Compressible and multiphase flows
We have seen in Chapter 3 that each one of those tools are able to simulate simple incompressible isothermal flow. If it is also the case with the compressible flow or flow with thermal effects, it could be different with multiphase flows.
To analyze a piping system for hydraulic with thermal effects it is necessary to simulate its behavior on three scale levels: pipe cross section, pipe/branch run, and the whole piping network – and then link and solve these models together.
At the cross-sectional scale it is necessary to define the type of fluid flow (laminar, turbulent, choked, or subsonic, flow pattern for multiphase flow – stratified, annular, intermitted, etc.), and the specifics of heat exchange between fluid and environment through pipe wall and thermal insulation. This knowledge is then used when calculating integral parameters of the flow and heat exchange (pressure gradient, heat losses per length, etc.) and following up how all fluid parameters change along the pipe/branch and all over the network. This would be impossible without access to most reliable thermodynamic data provided by software.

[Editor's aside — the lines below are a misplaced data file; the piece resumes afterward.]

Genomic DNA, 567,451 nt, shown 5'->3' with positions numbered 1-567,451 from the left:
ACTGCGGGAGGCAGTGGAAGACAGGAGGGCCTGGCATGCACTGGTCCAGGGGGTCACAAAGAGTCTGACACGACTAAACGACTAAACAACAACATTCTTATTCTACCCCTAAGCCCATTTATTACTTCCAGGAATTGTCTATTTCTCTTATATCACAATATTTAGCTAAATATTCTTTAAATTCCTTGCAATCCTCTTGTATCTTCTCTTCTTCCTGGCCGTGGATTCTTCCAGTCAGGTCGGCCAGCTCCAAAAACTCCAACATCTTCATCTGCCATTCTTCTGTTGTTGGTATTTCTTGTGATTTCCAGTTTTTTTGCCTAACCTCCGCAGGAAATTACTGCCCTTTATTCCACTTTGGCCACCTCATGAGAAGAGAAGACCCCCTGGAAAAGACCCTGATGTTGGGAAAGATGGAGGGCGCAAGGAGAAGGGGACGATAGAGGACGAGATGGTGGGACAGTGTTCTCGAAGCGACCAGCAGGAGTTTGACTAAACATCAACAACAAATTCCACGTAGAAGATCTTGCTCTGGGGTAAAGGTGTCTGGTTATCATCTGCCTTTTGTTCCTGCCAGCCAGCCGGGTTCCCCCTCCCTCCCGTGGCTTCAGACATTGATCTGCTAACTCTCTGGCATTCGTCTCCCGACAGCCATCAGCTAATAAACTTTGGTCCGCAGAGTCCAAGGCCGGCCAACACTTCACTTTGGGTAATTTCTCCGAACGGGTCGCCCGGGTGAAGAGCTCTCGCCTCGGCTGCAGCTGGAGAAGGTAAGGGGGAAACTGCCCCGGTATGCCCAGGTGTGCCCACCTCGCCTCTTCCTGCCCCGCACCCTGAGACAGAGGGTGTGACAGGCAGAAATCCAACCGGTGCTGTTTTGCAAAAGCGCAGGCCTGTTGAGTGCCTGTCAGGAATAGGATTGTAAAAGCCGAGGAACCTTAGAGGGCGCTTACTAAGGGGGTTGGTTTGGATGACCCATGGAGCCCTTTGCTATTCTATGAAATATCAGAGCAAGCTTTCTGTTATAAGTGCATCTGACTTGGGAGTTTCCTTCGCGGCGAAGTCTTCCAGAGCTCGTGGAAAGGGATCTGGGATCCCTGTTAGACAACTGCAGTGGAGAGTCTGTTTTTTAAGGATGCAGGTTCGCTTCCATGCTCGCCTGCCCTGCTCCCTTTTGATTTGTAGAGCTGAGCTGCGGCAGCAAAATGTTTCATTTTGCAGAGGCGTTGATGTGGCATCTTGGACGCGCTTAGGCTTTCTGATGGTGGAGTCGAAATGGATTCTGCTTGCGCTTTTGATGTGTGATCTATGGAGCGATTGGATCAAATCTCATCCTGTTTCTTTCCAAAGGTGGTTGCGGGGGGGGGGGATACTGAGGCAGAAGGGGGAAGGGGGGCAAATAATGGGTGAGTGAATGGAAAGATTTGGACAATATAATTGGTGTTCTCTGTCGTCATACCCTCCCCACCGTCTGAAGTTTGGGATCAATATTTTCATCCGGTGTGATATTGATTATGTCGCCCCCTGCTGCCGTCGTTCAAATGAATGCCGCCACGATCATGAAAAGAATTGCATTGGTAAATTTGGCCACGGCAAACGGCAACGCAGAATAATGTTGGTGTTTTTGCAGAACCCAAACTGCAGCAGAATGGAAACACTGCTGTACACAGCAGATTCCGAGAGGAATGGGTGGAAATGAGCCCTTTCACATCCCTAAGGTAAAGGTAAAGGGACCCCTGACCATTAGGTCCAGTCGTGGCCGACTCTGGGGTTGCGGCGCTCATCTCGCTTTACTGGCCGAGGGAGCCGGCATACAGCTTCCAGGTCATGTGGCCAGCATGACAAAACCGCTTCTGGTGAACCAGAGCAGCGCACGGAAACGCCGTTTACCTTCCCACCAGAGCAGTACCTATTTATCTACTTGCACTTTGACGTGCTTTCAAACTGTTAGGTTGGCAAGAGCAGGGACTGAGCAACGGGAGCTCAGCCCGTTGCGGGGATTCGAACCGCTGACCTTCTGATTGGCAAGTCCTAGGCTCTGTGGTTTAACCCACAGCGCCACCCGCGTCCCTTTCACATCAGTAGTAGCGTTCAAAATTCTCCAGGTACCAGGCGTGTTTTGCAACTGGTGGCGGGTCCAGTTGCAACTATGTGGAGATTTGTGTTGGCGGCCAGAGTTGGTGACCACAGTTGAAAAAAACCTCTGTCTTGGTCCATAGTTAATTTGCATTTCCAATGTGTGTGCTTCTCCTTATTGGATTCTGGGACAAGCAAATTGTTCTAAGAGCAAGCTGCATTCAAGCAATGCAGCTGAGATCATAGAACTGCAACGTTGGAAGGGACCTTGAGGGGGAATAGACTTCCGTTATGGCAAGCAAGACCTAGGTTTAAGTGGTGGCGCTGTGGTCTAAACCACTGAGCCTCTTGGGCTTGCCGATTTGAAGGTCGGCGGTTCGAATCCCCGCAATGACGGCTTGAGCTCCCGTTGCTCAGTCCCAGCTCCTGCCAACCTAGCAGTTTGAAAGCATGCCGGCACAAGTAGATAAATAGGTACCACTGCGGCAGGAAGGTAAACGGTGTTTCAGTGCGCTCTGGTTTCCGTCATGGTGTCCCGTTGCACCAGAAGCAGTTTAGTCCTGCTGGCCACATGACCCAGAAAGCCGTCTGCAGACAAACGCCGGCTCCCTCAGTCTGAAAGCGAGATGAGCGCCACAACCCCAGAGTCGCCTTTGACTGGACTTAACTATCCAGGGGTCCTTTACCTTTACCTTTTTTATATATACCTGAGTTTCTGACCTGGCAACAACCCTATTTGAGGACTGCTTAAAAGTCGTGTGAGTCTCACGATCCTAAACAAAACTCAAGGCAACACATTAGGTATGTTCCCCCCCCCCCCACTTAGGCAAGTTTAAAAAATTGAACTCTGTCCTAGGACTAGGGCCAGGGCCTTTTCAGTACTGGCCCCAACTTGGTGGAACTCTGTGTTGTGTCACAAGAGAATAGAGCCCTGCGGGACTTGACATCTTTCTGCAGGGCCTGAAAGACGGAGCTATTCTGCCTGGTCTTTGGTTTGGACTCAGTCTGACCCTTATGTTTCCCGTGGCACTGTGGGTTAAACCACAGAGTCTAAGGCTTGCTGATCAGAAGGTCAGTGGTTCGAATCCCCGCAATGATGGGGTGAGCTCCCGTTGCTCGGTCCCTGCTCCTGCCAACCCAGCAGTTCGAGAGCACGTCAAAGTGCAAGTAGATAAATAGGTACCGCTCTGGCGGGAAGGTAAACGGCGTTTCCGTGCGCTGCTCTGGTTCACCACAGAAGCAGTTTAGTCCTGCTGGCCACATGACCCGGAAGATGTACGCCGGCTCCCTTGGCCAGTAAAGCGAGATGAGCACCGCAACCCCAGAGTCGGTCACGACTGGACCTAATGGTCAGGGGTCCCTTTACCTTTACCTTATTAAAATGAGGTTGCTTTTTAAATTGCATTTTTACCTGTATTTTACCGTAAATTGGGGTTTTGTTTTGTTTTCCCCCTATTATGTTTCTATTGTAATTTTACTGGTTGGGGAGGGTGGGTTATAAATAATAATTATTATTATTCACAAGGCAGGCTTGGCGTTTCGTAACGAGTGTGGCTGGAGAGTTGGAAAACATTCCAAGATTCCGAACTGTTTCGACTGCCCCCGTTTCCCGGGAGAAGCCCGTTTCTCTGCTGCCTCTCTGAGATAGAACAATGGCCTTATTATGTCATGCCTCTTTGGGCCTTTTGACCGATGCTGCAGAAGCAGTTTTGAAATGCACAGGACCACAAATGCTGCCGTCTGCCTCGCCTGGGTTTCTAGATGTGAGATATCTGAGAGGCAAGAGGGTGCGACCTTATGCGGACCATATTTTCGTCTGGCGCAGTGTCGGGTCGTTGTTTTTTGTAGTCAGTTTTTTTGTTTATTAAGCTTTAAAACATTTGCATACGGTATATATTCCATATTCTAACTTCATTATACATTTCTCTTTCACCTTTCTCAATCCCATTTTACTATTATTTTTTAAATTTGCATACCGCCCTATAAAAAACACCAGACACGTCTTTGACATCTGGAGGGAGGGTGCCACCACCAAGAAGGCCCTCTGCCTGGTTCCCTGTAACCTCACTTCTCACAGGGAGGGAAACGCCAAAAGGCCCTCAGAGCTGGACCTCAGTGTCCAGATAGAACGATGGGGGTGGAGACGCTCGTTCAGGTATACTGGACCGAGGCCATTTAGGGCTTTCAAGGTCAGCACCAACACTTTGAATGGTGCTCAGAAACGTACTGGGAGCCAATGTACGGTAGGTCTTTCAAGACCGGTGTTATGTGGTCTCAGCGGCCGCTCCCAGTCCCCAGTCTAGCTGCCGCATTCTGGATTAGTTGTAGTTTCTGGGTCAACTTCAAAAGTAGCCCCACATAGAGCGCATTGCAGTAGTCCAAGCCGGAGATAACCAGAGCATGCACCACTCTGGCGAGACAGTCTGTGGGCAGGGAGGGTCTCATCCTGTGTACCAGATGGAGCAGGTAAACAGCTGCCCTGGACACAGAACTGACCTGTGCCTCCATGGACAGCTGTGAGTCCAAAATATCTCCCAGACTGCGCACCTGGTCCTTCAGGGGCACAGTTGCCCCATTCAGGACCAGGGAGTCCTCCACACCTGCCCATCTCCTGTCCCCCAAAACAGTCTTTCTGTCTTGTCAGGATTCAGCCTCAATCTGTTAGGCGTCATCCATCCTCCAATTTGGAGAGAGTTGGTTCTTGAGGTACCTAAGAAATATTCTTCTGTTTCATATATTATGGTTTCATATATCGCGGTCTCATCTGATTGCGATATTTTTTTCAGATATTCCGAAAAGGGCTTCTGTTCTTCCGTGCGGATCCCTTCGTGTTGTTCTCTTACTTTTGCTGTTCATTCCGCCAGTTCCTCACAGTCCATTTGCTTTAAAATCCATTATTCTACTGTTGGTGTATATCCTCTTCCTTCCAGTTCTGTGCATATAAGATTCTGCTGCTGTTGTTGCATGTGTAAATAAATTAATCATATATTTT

At the very beginning, a multiphase model was included into Flowmaster, not anymore present in 1994. Around 2000 Flowmaster moved to target the automotive market and created a HVAC module.
In 2012, Mentor announced the Flowmaster Power and Energy version for system level thermo-fluid simulation. This new product provided a two-phase solution modeling the phase change from liquid to vapor for steam generation or from vapor to liquid when steam is consumed. This new capability was ideal for the power generation markets, accurately describing industry-specific components that must be developed to meet industry modeling requirements with faster and more accurate analysis.